Somebody more knowledgeable can comment; but my understanding is that the DC
rating much lower because when the switch is operated to break DC current it
is opening a steady state current of 4 amps. With DC also it is important
whether the circuit is inductive/capacitive or purely resistive.
When opening an AC circuit the current (assuming say a sine wave) is rising
then falling to zero twice each AC cycle. Thus ensuring, for example in the
case of say 60 hertz, that the current will be 'quenched' (i.e. at zero)
within a maximum of one 120th of one second. Thus much less chance of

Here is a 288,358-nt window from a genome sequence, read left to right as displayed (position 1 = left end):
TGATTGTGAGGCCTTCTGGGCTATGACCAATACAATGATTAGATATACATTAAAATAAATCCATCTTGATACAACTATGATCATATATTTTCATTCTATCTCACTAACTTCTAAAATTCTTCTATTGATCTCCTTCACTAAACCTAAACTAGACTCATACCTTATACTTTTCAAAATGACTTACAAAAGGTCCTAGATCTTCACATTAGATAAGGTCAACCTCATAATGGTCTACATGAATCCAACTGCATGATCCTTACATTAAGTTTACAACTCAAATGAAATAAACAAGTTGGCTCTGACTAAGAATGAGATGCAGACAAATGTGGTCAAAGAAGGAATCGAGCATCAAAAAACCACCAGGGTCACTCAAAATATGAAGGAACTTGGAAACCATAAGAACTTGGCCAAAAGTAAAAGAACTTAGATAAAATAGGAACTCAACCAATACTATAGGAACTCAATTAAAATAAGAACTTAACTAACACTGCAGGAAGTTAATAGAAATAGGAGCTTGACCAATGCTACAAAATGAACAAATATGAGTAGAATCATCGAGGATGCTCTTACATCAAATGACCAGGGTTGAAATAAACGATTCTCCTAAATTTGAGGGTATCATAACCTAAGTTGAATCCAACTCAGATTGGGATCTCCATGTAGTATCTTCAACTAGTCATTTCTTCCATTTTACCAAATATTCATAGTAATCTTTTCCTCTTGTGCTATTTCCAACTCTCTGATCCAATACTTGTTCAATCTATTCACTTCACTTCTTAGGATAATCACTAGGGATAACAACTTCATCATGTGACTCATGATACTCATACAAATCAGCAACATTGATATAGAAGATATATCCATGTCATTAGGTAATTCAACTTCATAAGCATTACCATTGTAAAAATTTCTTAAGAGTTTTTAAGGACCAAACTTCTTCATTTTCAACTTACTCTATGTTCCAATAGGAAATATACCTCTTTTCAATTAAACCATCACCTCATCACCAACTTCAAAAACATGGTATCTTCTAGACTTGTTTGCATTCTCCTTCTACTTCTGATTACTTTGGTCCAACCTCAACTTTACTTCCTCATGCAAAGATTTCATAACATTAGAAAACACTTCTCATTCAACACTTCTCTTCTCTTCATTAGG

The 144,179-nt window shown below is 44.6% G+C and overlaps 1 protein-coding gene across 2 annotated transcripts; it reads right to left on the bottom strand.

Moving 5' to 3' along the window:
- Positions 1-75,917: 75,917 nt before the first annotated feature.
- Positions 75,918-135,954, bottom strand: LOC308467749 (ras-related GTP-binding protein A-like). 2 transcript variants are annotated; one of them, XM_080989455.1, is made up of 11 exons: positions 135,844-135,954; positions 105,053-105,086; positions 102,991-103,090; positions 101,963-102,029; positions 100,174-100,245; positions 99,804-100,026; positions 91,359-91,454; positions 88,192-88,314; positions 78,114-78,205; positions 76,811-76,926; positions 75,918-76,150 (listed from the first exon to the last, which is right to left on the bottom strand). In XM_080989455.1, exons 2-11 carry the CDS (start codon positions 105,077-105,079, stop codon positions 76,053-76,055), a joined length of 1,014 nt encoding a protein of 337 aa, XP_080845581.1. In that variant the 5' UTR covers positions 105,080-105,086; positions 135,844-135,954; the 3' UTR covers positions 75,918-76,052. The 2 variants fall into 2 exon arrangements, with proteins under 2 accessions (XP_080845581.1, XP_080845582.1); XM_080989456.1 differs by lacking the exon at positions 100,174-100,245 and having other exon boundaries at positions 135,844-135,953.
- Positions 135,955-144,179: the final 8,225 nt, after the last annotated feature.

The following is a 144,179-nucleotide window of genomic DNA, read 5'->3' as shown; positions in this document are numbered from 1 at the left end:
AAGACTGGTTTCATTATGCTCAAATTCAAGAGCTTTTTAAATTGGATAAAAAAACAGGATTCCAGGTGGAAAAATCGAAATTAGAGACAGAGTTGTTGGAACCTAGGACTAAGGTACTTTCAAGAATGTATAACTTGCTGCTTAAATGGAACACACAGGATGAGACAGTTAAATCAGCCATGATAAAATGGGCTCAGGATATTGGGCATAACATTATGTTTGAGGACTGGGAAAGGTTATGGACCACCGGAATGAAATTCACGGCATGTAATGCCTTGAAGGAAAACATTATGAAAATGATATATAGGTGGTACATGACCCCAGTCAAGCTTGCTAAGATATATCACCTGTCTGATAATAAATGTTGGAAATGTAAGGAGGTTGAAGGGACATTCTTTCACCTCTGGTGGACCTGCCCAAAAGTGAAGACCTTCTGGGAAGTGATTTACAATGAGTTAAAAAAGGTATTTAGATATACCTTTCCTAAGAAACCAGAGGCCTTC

continuing/creating a spark or arcing of the contacts! Also you will rarely
see 'Spark Quench' circuitry on anything but DC contacts/switches, for the
So even though a switch might be able to 'carry' 16 amps through it without
heating up the contacts etc. when it comes to breaking the circuit DC is
very different to AC.
Make any sense?